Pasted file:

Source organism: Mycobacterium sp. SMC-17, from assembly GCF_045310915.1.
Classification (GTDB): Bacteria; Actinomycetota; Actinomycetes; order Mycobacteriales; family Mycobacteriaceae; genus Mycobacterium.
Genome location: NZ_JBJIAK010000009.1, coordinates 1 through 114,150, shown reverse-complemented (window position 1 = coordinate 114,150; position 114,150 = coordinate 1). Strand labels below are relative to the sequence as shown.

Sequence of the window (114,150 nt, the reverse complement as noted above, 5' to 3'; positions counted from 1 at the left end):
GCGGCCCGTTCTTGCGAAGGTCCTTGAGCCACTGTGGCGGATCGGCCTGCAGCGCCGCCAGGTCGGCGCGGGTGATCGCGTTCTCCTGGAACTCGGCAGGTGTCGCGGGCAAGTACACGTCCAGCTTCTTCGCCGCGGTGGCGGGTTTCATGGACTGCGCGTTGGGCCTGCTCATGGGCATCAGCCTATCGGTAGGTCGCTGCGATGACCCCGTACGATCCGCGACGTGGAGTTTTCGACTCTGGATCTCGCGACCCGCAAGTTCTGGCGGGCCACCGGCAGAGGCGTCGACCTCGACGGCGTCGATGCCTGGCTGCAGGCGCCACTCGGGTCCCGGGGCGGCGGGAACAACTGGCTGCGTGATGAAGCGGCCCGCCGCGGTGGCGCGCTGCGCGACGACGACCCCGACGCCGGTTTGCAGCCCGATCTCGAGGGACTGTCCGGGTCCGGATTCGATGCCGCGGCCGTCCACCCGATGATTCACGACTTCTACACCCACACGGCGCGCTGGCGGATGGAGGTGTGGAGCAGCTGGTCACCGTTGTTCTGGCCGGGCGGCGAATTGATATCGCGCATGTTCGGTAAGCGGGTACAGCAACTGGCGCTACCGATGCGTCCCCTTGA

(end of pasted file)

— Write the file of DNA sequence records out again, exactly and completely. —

Source organism: Mycobacterium sp. SMC-17, from assembly GCF_045310915.1.
Classification (GTDB): Bacteria; Actinomycetota; Actinomycetes; order Mycobacteriales; family Mycobacteriaceae; genus Mycobacterium.
Genome location: NZ_JBJIAK010000009.1, coordinates 1 through 114,150, shown reverse-complemented (window position 1 = coordinate 114,150; position 114,150 = coordinate 1). Strand labels below are relative to the sequence as shown.

Sequence of the window (114,150 nt, the reverse complement as noted above, 5' to 3'; positions counted from 1 at the left end):
GCGGCCCGTTCTTGCGAAGGTCCTTGAGCCACTGTGGCGGATCGGCCTGCAGCGCCGCCAGGTCGGCGCGGGTGATCGCGTTCTCCTGGAACTCGGCAGGTGTCGCGGGCAAGTACACGTCCAGCTTCTTCGCCGCGGTGGCGGGTTTCATGGACTGCGCGTTGGGCCTGCTCATGGGCATCAGCCTATCGGTAGGTCGCTGCGATGACCCCGTACGATCCGCGACGTGGAGTTTTCGACTCTGGATCTCGCGACCCGCAAGTTCTGGCGGGCCACCGGCAGAGGCGTCGACCTCGACGGCGTCGATGCCTGGCTGCAGGCGCCACTCGGGTCCCGGGGCGGCGGGAACAACTGGCTGCGTGATGAAGCGGCCCGCCGCGGTGGCGCGCTGCGCGACGACGACCCCGACGCCGGTTTGCAGCCCGATCTCGAGGGACTGTCCGGGTCCGGATTCGATGCCGCGGCCGTCCACCCGATGATTCACGACTTCTACACCCACACGGCGCGCTGGCGGATGGAGGTGTGGAGCAGCTGGTCACCGTTGTTCTGGCCGGGCGGCGAATTGATATCGCGCATGTTCGGTAAGCGGGTACAGCAACTGGCGCTACCGATGCGTCCCCTTGA